Mar 19

The First American: The Life and Times of Benjamin Franklin, by H.W. Brands ★★★★★

I started reading this book in November of last year and then was interrupted by 8 other books which needed to be read first. Those reviews are below. I now return to this text. First, I may comment on how I chose this text. There were not many biographies of Ben Franklin, and I was a bit leary of the author, who I was unfamiliar with, and hesitant after being disappointed with one other author that was well-acclaimed but failed to write what I consider to be a satisfactory account of the person in question. Though this book was long (at 716 pages and small print), it was a delightful narrative of this great man. 

Brands begins where one would expect, at Franklin’s birth in Massachusetts. Ben Franklin grew up in a Calvinist environment but rejected it. He learned the printing trade, and concomitantly mastered the art of writing. Franklin, while still young, escaped the Calvinist atmosphere of Boston, and settled in Philadelphia, first plying the trade of printer and publisher, and eventually moving on to bigger and better things. He quickly became politically involved, working on bettering Philadelphia, doing sundry things such as starting the first college in Pennsylvania (eventually becoming Penn State U), starting a fire department, and working on bettering the life and education of Philadelphians. Franklin had a deep curiosity regarding science, and did much to improve our understanding of electricity, including naming a positive and negative “side” to electricity. Franklin’s mind was free to explore all of the sciences, and throughout his life maintained a curious and investigative mind. Eventually, he became the Postmaster-General, a position that led him into further political prominence.  The development of issues between the 13 colonies and Great Britain led to Franklin being sent to London to act as an ambassador for American concerns. For most of his stay in London, he developed strong friendships and a few enemies. Franklin had no intention of promoting independence for the USA until matters in London forced him to think otherwise. Toward final events that led to war, Franklin found himself turned upon by his British friends and realized that the war need not happen; corruption that was rampant throughout the political structure of Great Britain led heavily to an inability to work out differences with the colonists. Franklin returned home but soon after sent off to France to serve as an ambassador and to appeal for funds to serve the war ends against England. Finally, long after the end of the war, Ben returns home to Philadelphia, though somewhat hesitantly, concerned over his poor health. Interestingly, Franklin seemed to greatly enjoy both London and Paris a little too much, and spent much of his life in those countries. Franklin served as an elderly advisor in the writing of the constitution and was a great advocate in getting it signed by all thirteen colonies. His final years were then few, and spent in pain from bladder stones and other aches and pains. Even then, Franklin’s inventive mind knew no rest, for example, coming up with a rolling printing press, or proposing that the earth’s magnetic axis would occasionally flip.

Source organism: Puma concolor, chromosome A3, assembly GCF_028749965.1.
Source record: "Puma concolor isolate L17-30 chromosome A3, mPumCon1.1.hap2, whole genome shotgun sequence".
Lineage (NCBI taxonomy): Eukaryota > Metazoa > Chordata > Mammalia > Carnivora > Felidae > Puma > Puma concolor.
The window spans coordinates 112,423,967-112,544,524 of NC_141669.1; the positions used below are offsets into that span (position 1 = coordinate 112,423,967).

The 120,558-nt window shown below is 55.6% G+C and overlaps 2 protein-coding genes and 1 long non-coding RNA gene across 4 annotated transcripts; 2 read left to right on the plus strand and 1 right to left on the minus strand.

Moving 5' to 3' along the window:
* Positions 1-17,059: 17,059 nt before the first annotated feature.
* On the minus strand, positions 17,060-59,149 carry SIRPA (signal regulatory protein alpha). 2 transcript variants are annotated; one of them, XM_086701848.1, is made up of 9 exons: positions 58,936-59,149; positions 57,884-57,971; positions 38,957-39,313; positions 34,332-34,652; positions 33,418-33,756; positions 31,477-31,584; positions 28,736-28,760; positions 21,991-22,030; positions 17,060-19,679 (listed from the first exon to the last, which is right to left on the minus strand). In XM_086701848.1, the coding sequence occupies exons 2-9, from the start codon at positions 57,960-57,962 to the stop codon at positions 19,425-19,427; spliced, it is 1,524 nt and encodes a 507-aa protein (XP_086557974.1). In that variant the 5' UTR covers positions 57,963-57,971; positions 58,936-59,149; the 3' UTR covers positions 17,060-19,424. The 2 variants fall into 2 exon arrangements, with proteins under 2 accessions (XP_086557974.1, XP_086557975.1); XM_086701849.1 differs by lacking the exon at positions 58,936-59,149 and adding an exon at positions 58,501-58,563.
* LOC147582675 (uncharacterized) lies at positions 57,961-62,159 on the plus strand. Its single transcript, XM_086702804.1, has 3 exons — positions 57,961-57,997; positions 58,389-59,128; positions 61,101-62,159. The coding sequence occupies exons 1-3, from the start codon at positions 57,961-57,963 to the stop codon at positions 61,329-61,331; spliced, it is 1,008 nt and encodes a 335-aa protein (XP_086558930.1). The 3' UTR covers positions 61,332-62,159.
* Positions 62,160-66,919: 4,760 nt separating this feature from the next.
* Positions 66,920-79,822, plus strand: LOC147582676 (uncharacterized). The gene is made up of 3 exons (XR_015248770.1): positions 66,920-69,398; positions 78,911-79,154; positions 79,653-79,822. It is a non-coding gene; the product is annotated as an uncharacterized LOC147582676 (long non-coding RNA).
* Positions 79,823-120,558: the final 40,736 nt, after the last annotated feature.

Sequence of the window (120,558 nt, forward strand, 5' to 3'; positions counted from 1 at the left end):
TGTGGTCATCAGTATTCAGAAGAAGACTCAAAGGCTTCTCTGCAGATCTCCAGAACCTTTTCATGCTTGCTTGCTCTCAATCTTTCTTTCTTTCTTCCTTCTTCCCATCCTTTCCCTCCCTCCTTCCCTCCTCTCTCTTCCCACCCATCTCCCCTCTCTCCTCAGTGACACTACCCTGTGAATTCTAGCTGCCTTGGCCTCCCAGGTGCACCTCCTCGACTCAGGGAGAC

There are several chapters included that explores at length Benjamin Franklin’s thinking. Laced throughout the remainder of the book are many details as to the mind of Ben Franklin. Ben was a great moralist, and many quips that are common to us arose from his pen, first from his Poor Richard’s Almanac, and then from his many letters and writings. Franklin rejected basic Christianity in his early Boston years, and even when he came in contact with the great Evangelist George Whitefield, spurned the Christian faith, noting that he denied the deity of Christ, though he looked to the Jesus stories as a means of moral instruction. Even still, Franklin was active in proposing for prayer during the writing of the Constitution (which was turned down), and in relying on God for the composition of our Constitution. Indeed, he fits the bill as a Deist, which was true of so many of America’s first politicians. In the first chapters of this book, I felt that Brands was being sloppy in his account of Franklin’s life, creating fictional Michener-style prose, rather than real history. Thankfully, such was not the case, and Brands relied heavily on detailed autobiographical notes that Franklin wrote throughout his life. Brands’ writing style is particularly appealing, in that he is never insulting to the reader, but constantly providing minor historical facts to inform the reader of the greater context of the events that affected Franklin’s life. Concluding, this is a book that I can heartily recommend. You will enjoy reading it, and hopefully coming out much more enlightened on the real Ben Franklin. 

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